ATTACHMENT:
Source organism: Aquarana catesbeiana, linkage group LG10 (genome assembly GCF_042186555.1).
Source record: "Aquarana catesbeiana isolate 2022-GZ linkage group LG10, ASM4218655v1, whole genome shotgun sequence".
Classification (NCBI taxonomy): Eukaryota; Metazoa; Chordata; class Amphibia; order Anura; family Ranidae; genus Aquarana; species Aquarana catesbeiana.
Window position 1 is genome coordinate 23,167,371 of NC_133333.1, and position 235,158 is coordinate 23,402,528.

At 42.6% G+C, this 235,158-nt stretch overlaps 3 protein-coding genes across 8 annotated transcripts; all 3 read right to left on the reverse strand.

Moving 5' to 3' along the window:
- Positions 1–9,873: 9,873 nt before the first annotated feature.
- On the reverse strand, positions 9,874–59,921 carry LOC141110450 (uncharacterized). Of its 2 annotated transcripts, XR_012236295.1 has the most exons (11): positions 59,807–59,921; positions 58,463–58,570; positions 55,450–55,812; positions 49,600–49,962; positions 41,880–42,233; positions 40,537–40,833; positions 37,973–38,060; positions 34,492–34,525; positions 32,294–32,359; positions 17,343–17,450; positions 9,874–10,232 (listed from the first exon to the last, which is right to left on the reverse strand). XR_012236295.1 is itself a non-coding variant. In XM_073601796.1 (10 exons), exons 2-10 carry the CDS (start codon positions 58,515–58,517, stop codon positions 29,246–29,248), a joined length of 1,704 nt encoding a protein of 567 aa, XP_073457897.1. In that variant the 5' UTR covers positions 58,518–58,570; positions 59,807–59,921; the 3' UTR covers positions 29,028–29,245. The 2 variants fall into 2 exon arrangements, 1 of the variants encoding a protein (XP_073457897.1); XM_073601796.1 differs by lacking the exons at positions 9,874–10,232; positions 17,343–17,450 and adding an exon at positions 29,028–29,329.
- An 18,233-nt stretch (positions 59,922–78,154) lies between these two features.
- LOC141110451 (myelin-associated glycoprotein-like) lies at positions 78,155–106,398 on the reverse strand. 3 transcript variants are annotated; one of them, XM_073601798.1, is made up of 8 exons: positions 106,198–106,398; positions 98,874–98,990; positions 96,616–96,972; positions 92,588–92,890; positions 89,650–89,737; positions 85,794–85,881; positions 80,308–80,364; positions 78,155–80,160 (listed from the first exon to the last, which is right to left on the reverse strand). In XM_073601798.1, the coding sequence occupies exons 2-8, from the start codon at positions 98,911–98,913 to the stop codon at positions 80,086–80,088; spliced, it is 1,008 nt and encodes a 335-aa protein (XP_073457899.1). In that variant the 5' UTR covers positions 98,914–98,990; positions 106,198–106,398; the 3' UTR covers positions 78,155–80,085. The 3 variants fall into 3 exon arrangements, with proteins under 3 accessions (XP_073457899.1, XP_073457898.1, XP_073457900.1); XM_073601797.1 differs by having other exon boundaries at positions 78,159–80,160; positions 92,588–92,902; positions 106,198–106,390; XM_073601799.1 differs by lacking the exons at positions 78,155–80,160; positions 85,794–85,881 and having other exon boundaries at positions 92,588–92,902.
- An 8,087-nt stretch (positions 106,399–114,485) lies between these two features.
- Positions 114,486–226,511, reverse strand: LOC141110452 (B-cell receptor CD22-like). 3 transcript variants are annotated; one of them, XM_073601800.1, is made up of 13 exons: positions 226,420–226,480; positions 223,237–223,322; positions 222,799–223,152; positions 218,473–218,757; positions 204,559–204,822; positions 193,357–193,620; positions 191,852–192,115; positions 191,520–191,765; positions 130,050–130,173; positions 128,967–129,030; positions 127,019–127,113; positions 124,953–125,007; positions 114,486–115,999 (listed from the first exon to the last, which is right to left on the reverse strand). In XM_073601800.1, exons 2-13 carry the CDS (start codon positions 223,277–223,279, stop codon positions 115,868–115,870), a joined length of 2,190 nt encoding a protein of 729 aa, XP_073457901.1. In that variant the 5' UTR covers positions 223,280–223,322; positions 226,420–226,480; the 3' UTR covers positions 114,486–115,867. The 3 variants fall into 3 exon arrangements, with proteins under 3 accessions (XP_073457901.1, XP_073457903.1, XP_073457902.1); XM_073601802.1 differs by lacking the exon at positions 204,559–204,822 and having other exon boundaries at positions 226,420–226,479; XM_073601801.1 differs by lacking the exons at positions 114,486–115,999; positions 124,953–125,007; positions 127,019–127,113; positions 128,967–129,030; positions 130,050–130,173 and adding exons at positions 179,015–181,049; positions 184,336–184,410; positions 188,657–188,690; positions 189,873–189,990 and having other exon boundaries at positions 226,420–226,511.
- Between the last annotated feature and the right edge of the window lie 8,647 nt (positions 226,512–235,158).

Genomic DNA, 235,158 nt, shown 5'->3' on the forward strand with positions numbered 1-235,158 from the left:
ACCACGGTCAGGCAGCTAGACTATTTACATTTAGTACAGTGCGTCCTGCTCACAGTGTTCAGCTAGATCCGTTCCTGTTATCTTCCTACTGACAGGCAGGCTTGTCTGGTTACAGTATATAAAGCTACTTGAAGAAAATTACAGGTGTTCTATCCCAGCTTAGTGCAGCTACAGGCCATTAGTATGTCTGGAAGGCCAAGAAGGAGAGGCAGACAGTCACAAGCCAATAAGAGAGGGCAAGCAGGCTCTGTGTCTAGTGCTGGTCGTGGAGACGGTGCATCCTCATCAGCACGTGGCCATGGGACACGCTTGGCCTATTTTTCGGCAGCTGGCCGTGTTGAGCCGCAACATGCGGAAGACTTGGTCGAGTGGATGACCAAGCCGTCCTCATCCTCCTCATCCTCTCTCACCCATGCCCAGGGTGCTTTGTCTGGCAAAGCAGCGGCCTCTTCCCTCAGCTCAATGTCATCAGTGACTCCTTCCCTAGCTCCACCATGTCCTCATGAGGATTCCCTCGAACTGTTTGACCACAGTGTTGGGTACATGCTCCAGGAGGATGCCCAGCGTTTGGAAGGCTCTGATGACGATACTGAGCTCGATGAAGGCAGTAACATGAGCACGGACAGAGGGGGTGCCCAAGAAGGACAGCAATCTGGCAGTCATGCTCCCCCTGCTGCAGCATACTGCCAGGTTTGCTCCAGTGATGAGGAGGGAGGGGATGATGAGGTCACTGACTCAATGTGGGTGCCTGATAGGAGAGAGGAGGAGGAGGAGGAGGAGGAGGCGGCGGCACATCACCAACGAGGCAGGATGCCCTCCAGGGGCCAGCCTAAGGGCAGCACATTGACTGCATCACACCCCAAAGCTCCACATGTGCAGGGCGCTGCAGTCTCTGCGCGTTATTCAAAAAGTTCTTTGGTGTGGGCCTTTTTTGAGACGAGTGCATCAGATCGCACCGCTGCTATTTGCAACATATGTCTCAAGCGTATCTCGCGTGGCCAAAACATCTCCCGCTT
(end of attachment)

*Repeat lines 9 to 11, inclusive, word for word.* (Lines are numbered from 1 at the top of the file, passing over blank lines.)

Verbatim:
- An 18,233-nt stretch (positions 59,922–78,154) lies between these two features.
- LOC141110451 (myelin-associated glycoprotein-like) lies at positions 78,155–106,398 on the reverse strand. 3 transcript variants are annotated; one of them, XM_073601798.1, is made up of 8 exons: positions 106,198–106,398; positions 98,874–98,990; positions 96,616–96,972; positions 92,588–92,890; positions 89,650–89,737; positions 85,794–85,881; positions 80,308–80,364; positions 78,155–80,160 (listed from the first exon to the last, which is right to left on the reverse strand). In XM_073601798.1, the coding sequence occupies exons 2-8, from the start codon at positions 98,911–98,913 to the stop codon at positions 80,086–80,088; spliced, it is 1,008 nt and encodes a 335-aa protein (XP_073457899.1). In that variant the 5' UTR covers positions 98,914–98,990; positions 106,198–106,398; the 3' UTR covers positions 78,155–80,085. The 3 variants fall into 3 exon arrangements, with proteins under 3 accessions (XP_073457899.1, XP_073457898.1, XP_073457900.1); XM_073601797.1 differs by having other exon boundaries at positions 78,159–80,160; positions 92,588–92,902; positions 106,198–106,390; XM_073601799.1 differs by lacking the exons at positions 78,155–80,160; positions 85,794–85,881 and having other exon boundaries at positions 92,588–92,902.
- An 8,087-nt stretch (positions 106,399–114,485) lies between these two features.